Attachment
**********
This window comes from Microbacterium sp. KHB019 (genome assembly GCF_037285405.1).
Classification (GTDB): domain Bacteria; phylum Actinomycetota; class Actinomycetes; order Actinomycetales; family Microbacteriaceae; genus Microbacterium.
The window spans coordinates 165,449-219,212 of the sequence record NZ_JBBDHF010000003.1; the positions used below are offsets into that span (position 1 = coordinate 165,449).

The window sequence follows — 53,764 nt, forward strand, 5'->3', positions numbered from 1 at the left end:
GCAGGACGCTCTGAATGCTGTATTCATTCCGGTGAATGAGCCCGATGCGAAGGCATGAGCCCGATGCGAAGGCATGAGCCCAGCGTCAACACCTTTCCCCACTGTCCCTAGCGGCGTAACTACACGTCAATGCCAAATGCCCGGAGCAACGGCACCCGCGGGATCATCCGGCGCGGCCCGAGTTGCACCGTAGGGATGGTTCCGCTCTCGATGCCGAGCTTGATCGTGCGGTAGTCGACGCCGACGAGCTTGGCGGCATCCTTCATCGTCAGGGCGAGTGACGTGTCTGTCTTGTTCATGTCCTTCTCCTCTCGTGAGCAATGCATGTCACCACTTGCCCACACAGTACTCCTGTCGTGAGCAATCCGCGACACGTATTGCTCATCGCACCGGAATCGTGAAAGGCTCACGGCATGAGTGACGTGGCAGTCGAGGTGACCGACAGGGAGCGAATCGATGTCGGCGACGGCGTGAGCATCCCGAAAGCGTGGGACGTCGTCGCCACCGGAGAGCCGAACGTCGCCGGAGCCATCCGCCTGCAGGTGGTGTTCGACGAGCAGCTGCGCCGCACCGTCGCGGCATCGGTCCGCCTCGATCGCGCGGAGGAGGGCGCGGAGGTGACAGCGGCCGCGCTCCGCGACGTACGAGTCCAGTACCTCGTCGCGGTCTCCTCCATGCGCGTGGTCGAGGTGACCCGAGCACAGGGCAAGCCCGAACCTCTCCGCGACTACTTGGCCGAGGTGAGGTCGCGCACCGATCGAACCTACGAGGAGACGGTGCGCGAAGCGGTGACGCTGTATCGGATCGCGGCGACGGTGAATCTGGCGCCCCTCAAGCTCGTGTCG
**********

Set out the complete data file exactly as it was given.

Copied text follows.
This window comes from Microbacterium sp. KHB019 (genome assembly GCF_037285405.1).
Classification (GTDB): domain Bacteria; phylum Actinomycetota; class Actinomycetes; order Actinomycetales; family Microbacteriaceae; genus Microbacterium.
The window spans coordinates 165,449-219,212 of the sequence record NZ_JBBDHF010000003.1; the positions used below are offsets into that span (position 1 = coordinate 165,449).

The window sequence follows — 53,764 nt, forward strand, 5'->3', positions numbered from 1 at the left end:
GCAGGACGCTCTGAATGCTGTATTCATTCCGGTGAATGAGCCCGATGCGAAGGCATGAGCCCGATGCGAAGGCATGAGCCCAGCGTCAACACCTTTCCCCACTGTCCCTAGCGGCGTAACTACACGTCAATGCCAAATGCCCGGAGCAACGGCACCCGCGGGATCATCCGGCGCGGCCCGAGTTGCACCGTAGGGATGGTTCCGCTCTCGATGCCGAGCTTGATCGTGCGGTAGTCGACGCCGACGAGCTTGGCGGCATCCTTCATCGTCAGGGCGAGTGACGTGTCTGTCTTGTTCATGTCCTTCTCCTCTCGTGAGCAATGCATGTCACCACTTGCCCACACAGTACTCCTGTCGTGAGCAATCCGCGACACGTATTGCTCATCGCACCGGAATCGTGAAAGGCTCACGGCATGAGTGACGTGGCAGTCGAGGTGACCGACAGGGAGCGAATCGATGTCGGCGACGGCGTGAGCATCCCGAAAGCGTGGGACGTCGTCGCCACCGGAGAGCCGAACGTCGCCGGAGCCATCCGCCTGCAGGTGGTGTTCGACGAGCAGCTGCGCCGCACCGTCGCGGCATCGGTCCGCCTCGATCGCGCGGAGGAGGGCGCGGAGGTGACAGCGGCCGCGCTCCGCGACGTACGAGTCCAGTACCTCGTCGCGGTCTCCTCCATGCGCGTGGTCGAGGTGACCCGAGCACAGGGCAAGCCCGAACCTCTCCGCGACTACTTGGCCGAGGTGAGGTCGCGCACCGATCGAACCTACGAGGAGACGGTGCGCGAAGCGGTGACGCTGTATCGGATCGCGGCGACGGTGAATCTGGCGCCCCTCAAGCTCGTGTCG